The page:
|Publication number||US5986608 A|
|Application number||US 09/054,006|
|Publication date||Nov 16, 1999|
|Filing date||Apr 2, 1998|
|Priority date||Apr 2, 1998|
|Publication number||054006, 09054006, US 5986608 A, US 5986608A, US-A-5986608, US5986608 A, US5986608A|
|Inventors||Ilya Korisch, Romano Zambon|
|Original Assignee||Lucent Technologies Inc.|
|Export Citation||BiBTeX, EndNote, RefMan|
|Patent Citations (3), Referenced by (22), Classifications (13), Legal Events (6)|
|External Links: USPTO, USPTO Assignment, Espacenet|
1. Field of the Invention
The present invention relites generally to improvements in antenna technology, and particularly to advantageous aspects of an antenna coupler for use with portable telephones.
2. Description of the Prior Art
Portable handheld wireless communications devices, especially telephones, have increased dramatically in popularity over the past several years. Because of the proliferation of new wireless services into various frequency bands, including previously unused frequency bands, there has developed a need for a portable telephone operating in more than one frequency band. For example, a portable telephone may be called to operate in both the cellular frequency band (824-896 MHz) and the personal communications system (PCS) band (1850-1990 MHz).
When the portable telephone is used inside an automobile, the signal level is significantly reduced due to shielding effects of the car body. Even the presence of other occupants within the vehicle may contribute to the shielding. In order to mitigate these effects, the portable telephone is typically coupled to an antenna external to the vehicle. In one system, an external antenna coupling unit kit is installed in the interior of the vehicle. The kit includes a shell that has a cavity that is shaped to receive the portable telephone unit, and a coaxial cable connection to an antenna mounted to the exterior of the vehicle.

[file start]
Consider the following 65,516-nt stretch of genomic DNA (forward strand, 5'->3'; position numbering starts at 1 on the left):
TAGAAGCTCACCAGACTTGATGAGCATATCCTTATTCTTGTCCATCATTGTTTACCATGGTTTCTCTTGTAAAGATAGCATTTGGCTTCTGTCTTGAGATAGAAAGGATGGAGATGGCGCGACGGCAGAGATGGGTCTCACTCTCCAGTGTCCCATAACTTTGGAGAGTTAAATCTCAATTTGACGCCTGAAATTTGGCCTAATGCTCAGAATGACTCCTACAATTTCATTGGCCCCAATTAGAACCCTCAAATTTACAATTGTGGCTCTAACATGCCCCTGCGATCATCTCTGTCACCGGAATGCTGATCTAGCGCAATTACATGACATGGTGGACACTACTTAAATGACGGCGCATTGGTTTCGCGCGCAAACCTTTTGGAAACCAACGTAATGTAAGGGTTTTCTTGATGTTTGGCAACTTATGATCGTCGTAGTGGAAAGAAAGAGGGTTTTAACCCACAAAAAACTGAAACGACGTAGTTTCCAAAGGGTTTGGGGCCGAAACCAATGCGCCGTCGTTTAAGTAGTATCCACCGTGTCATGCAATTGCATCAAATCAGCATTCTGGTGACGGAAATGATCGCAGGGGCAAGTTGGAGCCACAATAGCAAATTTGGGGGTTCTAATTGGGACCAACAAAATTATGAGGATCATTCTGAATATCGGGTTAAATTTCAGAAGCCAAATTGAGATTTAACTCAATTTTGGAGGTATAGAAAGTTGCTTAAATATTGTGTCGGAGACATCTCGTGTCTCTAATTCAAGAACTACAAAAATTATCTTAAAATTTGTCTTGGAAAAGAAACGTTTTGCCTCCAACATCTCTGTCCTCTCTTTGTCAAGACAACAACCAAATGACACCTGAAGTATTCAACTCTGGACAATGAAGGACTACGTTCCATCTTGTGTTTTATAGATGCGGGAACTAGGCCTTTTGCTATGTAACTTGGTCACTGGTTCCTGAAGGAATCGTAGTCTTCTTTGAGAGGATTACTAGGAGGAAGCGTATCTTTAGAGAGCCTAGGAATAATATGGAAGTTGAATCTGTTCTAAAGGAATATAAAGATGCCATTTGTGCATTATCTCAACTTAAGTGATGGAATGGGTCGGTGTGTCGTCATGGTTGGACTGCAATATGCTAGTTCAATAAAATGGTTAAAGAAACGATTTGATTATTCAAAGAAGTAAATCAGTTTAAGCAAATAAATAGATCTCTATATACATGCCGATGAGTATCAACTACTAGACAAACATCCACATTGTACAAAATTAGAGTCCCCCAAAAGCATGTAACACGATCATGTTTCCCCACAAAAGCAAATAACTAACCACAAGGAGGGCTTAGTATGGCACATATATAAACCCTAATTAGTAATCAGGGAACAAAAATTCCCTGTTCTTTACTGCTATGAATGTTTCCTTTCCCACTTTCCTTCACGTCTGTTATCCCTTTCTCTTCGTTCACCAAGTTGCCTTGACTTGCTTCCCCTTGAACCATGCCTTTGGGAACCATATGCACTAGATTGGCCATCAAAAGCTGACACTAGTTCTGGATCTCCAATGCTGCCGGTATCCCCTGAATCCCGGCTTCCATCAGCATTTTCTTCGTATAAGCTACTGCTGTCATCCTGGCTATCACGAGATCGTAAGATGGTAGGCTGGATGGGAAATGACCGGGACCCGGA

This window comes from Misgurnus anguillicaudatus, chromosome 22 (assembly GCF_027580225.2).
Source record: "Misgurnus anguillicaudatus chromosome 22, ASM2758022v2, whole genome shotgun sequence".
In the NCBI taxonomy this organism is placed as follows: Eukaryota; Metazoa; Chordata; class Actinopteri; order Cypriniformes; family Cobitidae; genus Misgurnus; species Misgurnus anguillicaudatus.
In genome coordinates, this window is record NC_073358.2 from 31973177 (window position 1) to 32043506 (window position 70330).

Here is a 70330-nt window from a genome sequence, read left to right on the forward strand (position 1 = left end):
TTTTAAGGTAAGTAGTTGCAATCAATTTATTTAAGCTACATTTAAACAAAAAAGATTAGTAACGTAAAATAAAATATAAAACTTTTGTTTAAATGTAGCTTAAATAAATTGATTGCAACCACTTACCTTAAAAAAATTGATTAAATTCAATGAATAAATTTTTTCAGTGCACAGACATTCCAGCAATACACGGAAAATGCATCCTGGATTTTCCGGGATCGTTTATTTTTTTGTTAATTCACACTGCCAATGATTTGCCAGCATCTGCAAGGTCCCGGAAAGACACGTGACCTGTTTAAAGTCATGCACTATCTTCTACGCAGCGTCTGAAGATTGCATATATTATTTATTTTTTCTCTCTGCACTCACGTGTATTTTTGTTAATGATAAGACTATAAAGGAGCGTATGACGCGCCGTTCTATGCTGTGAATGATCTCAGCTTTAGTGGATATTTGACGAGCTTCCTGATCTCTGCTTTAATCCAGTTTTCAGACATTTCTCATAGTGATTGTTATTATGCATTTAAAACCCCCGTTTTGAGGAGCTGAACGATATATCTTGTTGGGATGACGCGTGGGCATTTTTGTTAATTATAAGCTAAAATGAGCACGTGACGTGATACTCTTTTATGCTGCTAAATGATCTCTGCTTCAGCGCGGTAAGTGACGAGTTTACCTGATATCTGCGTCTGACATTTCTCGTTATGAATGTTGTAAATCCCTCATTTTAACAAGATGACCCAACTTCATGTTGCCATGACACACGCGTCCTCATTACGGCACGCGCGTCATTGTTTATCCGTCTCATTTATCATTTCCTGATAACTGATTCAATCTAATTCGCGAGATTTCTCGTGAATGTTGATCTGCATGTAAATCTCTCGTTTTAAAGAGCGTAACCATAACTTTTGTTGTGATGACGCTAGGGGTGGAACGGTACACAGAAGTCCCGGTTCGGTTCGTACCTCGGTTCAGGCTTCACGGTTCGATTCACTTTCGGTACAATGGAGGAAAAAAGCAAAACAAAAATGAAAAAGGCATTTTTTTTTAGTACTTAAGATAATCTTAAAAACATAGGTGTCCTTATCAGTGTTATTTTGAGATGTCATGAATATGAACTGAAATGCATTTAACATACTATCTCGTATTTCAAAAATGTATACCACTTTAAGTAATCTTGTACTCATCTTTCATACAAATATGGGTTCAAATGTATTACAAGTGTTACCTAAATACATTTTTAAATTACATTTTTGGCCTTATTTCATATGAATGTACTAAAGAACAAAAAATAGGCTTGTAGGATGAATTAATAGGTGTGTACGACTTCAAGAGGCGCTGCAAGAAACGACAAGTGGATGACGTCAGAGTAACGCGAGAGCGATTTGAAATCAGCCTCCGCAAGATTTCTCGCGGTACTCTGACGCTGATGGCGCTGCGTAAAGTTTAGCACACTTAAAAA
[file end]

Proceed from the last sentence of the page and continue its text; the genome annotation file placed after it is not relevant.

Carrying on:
Typical prior-art devices provide electromagnetic coupling between the telephone's built-in antenna and the vehicle's external antenna. This generally results in high transmission loss (weak coupling), which in turn makes it necessary to use additional bi-directional amplifiers for loss compensation. Further, prior designs do not typically provide for a dual band operation of the device.
Consequently, there is a need for a low-loss antenna coupler transferring the signal to and from the external antenna in at least two frequency bands.
The present invention provides a system for coupling a portable telephone with a built-in antenna to an external antenna. The portable telephone built-in antenna includes an exposed direct electrical contact at its base. When the portable telephone unit is placed into a receiving cavity in an external antenna coupling unit, the exposed contact is engaged by an antenna clip for connection to the external antenna. A two-section choke in the coupling unit provides shielding for the built-in antenna. The first section of the choke is coupled to the ground plane of the portable telephone, and the second section of the choke surrounds the antenna. In a preferred embodiment of the invention, the choke provides shielding of the built-in antenna at a lower and at a higher frequency band.
Additional features and advantages of the present invention will become apparent by reference to the following detailed description and accompanying drawings.